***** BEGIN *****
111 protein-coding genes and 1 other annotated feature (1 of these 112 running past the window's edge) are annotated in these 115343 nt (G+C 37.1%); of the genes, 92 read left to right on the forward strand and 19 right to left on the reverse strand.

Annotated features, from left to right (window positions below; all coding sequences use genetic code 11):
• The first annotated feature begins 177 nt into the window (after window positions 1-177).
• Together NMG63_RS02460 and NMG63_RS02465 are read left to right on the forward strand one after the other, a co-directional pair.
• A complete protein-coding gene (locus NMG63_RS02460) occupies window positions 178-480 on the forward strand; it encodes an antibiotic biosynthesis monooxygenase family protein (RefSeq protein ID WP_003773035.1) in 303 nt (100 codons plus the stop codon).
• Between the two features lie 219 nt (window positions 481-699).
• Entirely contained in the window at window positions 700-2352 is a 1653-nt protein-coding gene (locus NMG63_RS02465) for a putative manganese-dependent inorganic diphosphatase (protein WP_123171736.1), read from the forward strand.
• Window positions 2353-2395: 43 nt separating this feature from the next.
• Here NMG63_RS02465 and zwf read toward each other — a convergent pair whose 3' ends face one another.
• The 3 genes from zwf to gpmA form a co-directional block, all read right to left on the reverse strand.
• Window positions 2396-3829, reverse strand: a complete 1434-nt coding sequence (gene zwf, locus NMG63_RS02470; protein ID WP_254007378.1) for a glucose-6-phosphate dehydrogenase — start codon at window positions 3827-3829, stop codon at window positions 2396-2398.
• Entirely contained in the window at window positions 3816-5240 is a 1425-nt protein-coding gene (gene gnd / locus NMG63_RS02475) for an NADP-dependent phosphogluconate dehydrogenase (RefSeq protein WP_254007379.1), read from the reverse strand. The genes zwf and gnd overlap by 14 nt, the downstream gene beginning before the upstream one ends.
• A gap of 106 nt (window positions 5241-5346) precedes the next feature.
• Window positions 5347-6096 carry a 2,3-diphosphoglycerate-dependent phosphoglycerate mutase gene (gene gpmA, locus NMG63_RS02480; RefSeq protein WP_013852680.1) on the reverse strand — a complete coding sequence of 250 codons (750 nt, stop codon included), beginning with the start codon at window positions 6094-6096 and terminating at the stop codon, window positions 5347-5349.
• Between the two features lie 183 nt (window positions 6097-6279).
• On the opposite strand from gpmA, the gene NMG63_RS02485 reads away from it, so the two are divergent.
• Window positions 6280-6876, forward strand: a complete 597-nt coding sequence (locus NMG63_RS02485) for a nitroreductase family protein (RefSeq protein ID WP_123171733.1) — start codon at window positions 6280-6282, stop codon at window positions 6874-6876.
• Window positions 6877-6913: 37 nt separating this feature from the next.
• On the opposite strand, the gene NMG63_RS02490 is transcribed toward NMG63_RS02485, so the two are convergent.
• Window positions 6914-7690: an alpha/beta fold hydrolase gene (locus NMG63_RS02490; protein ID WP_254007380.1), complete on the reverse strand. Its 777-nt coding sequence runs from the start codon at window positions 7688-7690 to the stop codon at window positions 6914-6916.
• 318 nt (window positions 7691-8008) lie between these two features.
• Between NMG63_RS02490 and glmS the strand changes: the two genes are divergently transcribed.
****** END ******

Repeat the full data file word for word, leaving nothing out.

111 protein-coding genes and 1 other annotated feature (1 of these 112 running past the window's edge) are annotated in these 115343 nt (G+C 37.1%); of the genes, 92 read left to right on the forward strand and 19 right to left on the reverse strand.

Annotated features, from left to right (window positions below; all coding sequences use genetic code 11):
• The first annotated feature begins 177 nt into the window (after window positions 1-177).
• Together NMG63_RS02460 and NMG63_RS02465 are read left to right on the forward strand one after the other, a co-directional pair.
• A complete protein-coding gene (locus NMG63_RS02460) occupies window positions 178-480 on the forward strand; it encodes an antibiotic biosynthesis monooxygenase family protein (RefSeq protein ID WP_003773035.1) in 303 nt (100 codons plus the stop codon).
• Between the two features lie 219 nt (window positions 481-699).
• Entirely contained in the window at window positions 700-2352 is a 1653-nt protein-coding gene (locus NMG63_RS02465) for a putative manganese-dependent inorganic diphosphatase (protein WP_123171736.1), read from the forward strand.
• Window positions 2353-2395: 43 nt separating this feature from the next.
• Here NMG63_RS02465 and zwf read toward each other — a convergent pair whose 3' ends face one another.
• The 3 genes from zwf to gpmA form a co-directional block, all read right to left on the reverse strand.
• Window positions 2396-3829, reverse strand: a complete 1434-nt coding sequence (gene zwf, locus NMG63_RS02470; protein ID WP_254007378.1) for a glucose-6-phosphate dehydrogenase — start codon at window positions 3827-3829, stop codon at window positions 2396-2398.
• Entirely contained in the window at window positions 3816-5240 is a 1425-nt protein-coding gene (gene gnd / locus NMG63_RS02475) for an NADP-dependent phosphogluconate dehydrogenase (RefSeq protein WP_254007379.1), read from the reverse strand. The genes zwf and gnd overlap by 14 nt, the downstream gene beginning before the upstream one ends.
• A gap of 106 nt (window positions 5241-5346) precedes the next feature.
• Window positions 5347-6096 carry a 2,3-diphosphoglycerate-dependent phosphoglycerate mutase gene (gene gpmA, locus NMG63_RS02480; RefSeq protein WP_013852680.1) on the reverse strand — a complete coding sequence of 250 codons (750 nt, stop codon included), beginning with the start codon at window positions 6094-6096 and terminating at the stop codon, window positions 5347-5349.
• Between the two features lie 183 nt (window positions 6097-6279).
• On the opposite strand from gpmA, the gene NMG63_RS02485 reads away from it, so the two are divergent.
• Window positions 6280-6876, forward strand: a complete 597-nt coding sequence (locus NMG63_RS02485) for a nitroreductase family protein (RefSeq protein ID WP_123171733.1) — start codon at window positions 6280-6282, stop codon at window positions 6874-6876.
• Window positions 6877-6913: 37 nt separating this feature from the next.
• On the opposite strand, the gene NMG63_RS02490 is transcribed toward NMG63_RS02485, so the two are convergent.
• Window positions 6914-7690: an alpha/beta fold hydrolase gene (locus NMG63_RS02490; protein ID WP_254007380.1), complete on the reverse strand. Its 777-nt coding sequence runs from the start codon at window positions 7688-7690 to the stop codon at window positions 6914-6916.
• 318 nt (window positions 7691-8008) lie between these two features.
• Between NMG63_RS02490 and glmS the strand changes: the two genes are divergently transcribed.